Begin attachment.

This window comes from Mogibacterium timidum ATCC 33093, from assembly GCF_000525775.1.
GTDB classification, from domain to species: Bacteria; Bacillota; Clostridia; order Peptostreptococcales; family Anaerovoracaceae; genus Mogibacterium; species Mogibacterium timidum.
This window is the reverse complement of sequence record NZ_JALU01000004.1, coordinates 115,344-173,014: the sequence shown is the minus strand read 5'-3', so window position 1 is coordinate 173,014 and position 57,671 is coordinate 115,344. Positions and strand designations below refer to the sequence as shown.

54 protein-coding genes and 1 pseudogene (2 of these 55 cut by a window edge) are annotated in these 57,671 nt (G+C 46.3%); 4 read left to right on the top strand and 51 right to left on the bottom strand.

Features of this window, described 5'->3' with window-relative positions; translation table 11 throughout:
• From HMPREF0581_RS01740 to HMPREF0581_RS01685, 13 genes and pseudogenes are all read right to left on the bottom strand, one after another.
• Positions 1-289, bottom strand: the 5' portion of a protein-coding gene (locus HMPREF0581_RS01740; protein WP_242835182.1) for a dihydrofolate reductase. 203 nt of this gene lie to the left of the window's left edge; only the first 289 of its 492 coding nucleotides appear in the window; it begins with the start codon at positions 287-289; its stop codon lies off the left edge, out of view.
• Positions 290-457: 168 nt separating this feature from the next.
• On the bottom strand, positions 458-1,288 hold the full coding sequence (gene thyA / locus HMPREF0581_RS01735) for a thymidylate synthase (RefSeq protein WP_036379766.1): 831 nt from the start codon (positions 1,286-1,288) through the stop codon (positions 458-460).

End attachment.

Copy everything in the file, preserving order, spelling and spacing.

This window comes from Mogibacterium timidum ATCC 33093, from assembly GCF_000525775.1.
GTDB classification, from domain to species: Bacteria; Bacillota; Clostridia; order Peptostreptococcales; family Anaerovoracaceae; genus Mogibacterium; species Mogibacterium timidum.
This window is the reverse complement of sequence record NZ_JALU01000004.1, coordinates 115,344-173,014: the sequence shown is the minus strand read 5'-3', so window position 1 is coordinate 173,014 and position 57,671 is coordinate 115,344. Positions and strand designations below refer to the sequence as shown.

54 protein-coding genes and 1 pseudogene (2 of these 55 cut by a window edge) are annotated in these 57,671 nt (G+C 46.3%); 4 read left to right on the top strand and 51 right to left on the bottom strand.

Features of this window, described 5'->3' with window-relative positions; translation table 11 throughout:
• From HMPREF0581_RS01740 to HMPREF0581_RS01685, 13 genes and pseudogenes are all read right to left on the bottom strand, one after another.
• Positions 1-289, bottom strand: the 5' portion of a protein-coding gene (locus HMPREF0581_RS01740; protein WP_242835182.1) for a dihydrofolate reductase. 203 nt of this gene lie to the left of the window's left edge; only the first 289 of its 492 coding nucleotides appear in the window; it begins with the start codon at positions 287-289; its stop codon lies off the left edge, out of view.
• Positions 290-457: 168 nt separating this feature from the next.
• On the bottom strand, positions 458-1,288 hold the full coding sequence (gene thyA / locus HMPREF0581_RS01735) for a thymidylate synthase (RefSeq protein WP_036379766.1): 831 nt from the start codon (positions 1,286-1,288) through the stop codon (positions 458-460).